Wi-fi Hackers Can Target Passengers at Oz Airports With A$20 Device

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Following the Australian federal police charging a Western Australian man with allegedly setting up fake free Wi-fi networks at a number of Oz airports as well as on domestic flights with the intention of stealing personal data from those who logged onto it, a cybersecurity firm has warned that the problem could be much graver than previously suspected.

Criminals can now target unsuspecting users using a simple device they can buy on eBay for A$20 which can fit into a pocket or a backpack, according to Texas-based Zimperium which has built a “mobile threat defence” shield at a data centre in Canberra.

The illegal practice includes creating an “evil twin” wifi network – those which mimics legitimate networks – to trick users into entering their personal details which is then captured by the hacker.

While the AFP’s arrest of the Western Australian man was linked to incidents at Perth, Adelaide and Melbourne, Zimperium showed The Australian data that revealed hundreds of attacks were happening each day in major regional centre too such as Cairns and Alice Springs.

Zimperium regional sales manager Simon Scaife reportedly showed cases of where the company was detecting wifi networks posing as well-known airline lounges in the middle of capital cities, far away from the actual location of an airport.

“If you’ve been at the Qantas Club and you’ve used their free Wi-Fi a year ago you go back in tomorrow, bang, you want to connect and you’re online. Same with Starbucks, same with your friend’s Wi-Fi, their Telstra modem. It’s a great feature for seamless connectivity. It means no passwords or whatever,” said Scaife.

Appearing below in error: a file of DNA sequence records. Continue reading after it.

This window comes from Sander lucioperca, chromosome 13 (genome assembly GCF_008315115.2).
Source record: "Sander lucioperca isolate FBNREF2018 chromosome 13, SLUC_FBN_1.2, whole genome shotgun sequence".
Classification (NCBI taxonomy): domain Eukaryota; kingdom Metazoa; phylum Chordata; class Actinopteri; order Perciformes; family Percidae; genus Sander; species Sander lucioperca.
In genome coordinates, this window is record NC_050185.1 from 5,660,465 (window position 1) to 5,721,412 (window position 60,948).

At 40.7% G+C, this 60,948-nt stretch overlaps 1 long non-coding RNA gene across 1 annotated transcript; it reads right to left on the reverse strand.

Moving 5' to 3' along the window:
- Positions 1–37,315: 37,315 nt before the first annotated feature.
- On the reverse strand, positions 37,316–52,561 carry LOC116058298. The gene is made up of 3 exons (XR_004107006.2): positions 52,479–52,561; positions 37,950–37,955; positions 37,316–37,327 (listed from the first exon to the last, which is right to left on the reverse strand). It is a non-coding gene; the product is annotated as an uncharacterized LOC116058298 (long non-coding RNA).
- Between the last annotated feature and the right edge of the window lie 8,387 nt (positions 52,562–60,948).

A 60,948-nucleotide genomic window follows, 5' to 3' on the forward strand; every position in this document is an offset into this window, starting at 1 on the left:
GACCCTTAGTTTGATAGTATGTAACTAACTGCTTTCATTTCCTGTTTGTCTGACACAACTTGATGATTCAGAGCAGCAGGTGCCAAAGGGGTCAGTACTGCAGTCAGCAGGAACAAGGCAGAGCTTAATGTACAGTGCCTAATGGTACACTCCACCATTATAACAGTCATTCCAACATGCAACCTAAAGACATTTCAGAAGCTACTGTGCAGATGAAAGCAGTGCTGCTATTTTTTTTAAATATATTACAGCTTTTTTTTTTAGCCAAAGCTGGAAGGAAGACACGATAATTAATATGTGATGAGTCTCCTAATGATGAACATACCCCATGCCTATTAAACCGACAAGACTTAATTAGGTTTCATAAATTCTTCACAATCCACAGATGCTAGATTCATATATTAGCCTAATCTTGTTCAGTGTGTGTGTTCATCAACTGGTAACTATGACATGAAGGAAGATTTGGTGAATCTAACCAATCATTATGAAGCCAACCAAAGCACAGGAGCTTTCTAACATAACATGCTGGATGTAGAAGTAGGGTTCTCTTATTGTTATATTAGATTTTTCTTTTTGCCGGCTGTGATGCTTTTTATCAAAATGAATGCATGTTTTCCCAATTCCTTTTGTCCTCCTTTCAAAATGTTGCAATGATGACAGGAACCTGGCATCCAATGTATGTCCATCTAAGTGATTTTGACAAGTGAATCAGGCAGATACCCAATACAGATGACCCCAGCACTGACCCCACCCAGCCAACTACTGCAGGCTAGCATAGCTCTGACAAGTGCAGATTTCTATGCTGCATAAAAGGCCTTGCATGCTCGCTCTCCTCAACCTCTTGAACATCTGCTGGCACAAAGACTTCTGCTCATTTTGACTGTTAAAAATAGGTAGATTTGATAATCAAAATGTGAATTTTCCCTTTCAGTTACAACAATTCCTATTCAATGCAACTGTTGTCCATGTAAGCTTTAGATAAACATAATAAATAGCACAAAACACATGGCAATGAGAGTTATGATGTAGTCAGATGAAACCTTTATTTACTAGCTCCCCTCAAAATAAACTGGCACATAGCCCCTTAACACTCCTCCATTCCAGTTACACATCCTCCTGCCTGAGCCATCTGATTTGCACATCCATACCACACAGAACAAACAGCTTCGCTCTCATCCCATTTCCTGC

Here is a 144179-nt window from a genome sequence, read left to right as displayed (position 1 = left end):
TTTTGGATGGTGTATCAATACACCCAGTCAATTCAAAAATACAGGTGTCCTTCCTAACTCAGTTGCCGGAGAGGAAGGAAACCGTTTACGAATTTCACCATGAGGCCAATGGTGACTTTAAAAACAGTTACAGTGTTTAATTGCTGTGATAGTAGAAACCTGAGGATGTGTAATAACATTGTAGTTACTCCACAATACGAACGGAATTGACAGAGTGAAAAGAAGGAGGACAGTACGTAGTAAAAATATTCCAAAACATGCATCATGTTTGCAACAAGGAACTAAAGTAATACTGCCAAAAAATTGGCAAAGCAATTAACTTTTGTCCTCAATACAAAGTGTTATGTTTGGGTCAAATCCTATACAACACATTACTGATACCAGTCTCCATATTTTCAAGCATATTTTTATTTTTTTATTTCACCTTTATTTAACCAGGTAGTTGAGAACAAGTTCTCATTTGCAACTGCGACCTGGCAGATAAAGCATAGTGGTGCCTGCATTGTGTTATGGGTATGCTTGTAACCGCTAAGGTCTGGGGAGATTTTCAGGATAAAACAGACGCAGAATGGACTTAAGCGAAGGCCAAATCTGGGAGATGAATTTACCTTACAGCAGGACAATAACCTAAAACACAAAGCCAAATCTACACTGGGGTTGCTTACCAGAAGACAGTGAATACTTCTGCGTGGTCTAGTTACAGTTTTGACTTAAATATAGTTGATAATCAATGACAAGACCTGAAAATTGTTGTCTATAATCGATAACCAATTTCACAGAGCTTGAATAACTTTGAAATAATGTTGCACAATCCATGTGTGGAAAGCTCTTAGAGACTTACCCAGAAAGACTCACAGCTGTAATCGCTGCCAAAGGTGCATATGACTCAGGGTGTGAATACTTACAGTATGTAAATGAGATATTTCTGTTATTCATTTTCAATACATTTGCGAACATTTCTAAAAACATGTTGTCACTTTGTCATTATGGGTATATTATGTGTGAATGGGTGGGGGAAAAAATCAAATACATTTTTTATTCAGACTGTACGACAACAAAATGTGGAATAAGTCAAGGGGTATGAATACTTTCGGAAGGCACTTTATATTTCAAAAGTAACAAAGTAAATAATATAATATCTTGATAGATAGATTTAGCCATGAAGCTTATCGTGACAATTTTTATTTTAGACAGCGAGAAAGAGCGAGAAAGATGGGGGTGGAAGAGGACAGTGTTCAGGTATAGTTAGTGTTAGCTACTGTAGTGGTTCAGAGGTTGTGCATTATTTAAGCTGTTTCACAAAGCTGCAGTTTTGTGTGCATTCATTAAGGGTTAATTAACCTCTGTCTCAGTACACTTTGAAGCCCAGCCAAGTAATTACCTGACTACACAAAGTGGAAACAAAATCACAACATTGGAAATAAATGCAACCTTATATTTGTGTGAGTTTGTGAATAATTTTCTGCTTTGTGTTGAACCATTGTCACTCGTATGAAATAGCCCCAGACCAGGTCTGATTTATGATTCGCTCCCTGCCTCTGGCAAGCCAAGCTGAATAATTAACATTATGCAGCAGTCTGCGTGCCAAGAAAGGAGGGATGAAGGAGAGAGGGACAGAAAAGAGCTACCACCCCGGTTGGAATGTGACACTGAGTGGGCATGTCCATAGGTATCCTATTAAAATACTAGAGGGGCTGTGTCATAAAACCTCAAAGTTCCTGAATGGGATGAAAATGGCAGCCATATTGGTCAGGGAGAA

“But if someone spoofs that and emulates the same SSID then you know it’s dangerous because your phone says ‘I know you, let’s chat, we can communicate’. (A hacker can) then can intercept your traffic, downgrade the transport layer security and look at a banking session, your email, your communication with work or personal networks.”

Some of the precautions that individuals are being encouraged to undertake to prevent being scammed is to remember that when they connect to a free Wi-Fi network, they shouldn’t have to enter any personal details such as logging in through an email or social media account.

If they want to use public Wi-Fi hotspots, installing a VPN on their devices to encrypt and secure data could help. Another precaution that can be followed is to disable file sharing when using public networks. Also, once a user has finished using that network, they must change your device settings to ‘forget network’.

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Hackers on computers wearing face masks. Image: Microsoft Copilot

On iPhones, people could also tap the edit button in the top right corner of the screen in Wi-Fi settings where they can view networks they’ve accessed and delete them to prevent the phone from automatically trying to connect to those networks.

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